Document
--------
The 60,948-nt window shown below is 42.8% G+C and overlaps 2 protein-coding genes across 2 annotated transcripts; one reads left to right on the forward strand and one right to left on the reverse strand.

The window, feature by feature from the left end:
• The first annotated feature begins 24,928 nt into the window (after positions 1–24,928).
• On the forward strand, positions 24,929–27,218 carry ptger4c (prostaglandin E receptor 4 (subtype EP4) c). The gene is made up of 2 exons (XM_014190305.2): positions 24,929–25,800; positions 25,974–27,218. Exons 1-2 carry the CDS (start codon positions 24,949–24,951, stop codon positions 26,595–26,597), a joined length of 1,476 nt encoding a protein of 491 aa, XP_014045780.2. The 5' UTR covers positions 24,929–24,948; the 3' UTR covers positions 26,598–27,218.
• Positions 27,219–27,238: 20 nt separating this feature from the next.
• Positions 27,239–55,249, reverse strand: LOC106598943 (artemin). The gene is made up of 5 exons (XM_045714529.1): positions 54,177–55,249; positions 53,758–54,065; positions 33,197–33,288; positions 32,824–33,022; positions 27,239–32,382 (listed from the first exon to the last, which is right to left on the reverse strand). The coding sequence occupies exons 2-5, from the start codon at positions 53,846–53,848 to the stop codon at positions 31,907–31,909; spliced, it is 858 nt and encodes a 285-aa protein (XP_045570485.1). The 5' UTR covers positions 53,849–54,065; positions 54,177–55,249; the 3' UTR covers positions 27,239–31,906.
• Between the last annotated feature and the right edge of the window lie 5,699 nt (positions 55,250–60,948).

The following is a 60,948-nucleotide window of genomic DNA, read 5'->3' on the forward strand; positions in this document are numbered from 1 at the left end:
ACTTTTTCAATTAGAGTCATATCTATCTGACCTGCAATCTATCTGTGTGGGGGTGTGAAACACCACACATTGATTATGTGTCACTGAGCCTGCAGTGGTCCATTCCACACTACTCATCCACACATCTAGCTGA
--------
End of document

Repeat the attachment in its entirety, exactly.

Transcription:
The 60,948-nt window shown below is 42.8% G+C and overlaps 2 protein-coding genes across 2 annotated transcripts; one reads left to right on the forward strand and one right to left on the reverse strand.

The window, feature by feature from the left end:
• The first annotated feature begins 24,928 nt into the window (after positions 1–24,928).
• On the forward strand, positions 24,929–27,218 carry ptger4c (prostaglandin E receptor 4 (subtype EP4) c). The gene is made up of 2 exons (XM_014190305.2): positions 24,929–25,800; positions 25,974–27,218. Exons 1-2 carry the CDS (start codon positions 24,949–24,951, stop codon positions 26,595–26,597), a joined length of 1,476 nt encoding a protein of 491 aa, XP_014045780.2. The 5' UTR covers positions 24,929–24,948; the 3' UTR covers positions 26,598–27,218.
• Positions 27,219–27,238: 20 nt separating this feature from the next.
• Positions 27,239–55,249, reverse strand: LOC106598943 (artemin). The gene is made up of 5 exons (XM_045714529.1): positions 54,177–55,249; positions 53,758–54,065; positions 33,197–33,288; positions 32,824–33,022; positions 27,239–32,382 (listed from the first exon to the last, which is right to left on the reverse strand). The coding sequence occupies exons 2-5, from the start codon at positions 53,846–53,848 to the stop codon at positions 31,907–31,909; spliced, it is 858 nt and encodes a 285-aa protein (XP_045570485.1). The 5' UTR covers positions 53,849–54,065; positions 54,177–55,249; the 3' UTR covers positions 27,239–31,906.
• Between the last annotated feature and the right edge of the window lie 5,699 nt (positions 55,250–60,948).

The following is a 60,948-nucleotide window of genomic DNA, read 5'->3' on the forward strand; positions in this document are numbered from 1 at the left end:
ACTTTTTCAATTAGAGTCATATCTATCTGACCTGCAATCTATCTGTGTGGGGGTGTGAAACACCACACATTGATTATGTGTCACTGAGCCTGCAGTGGTCCATTCCACACTACTCATCCACACATCTAGCTGA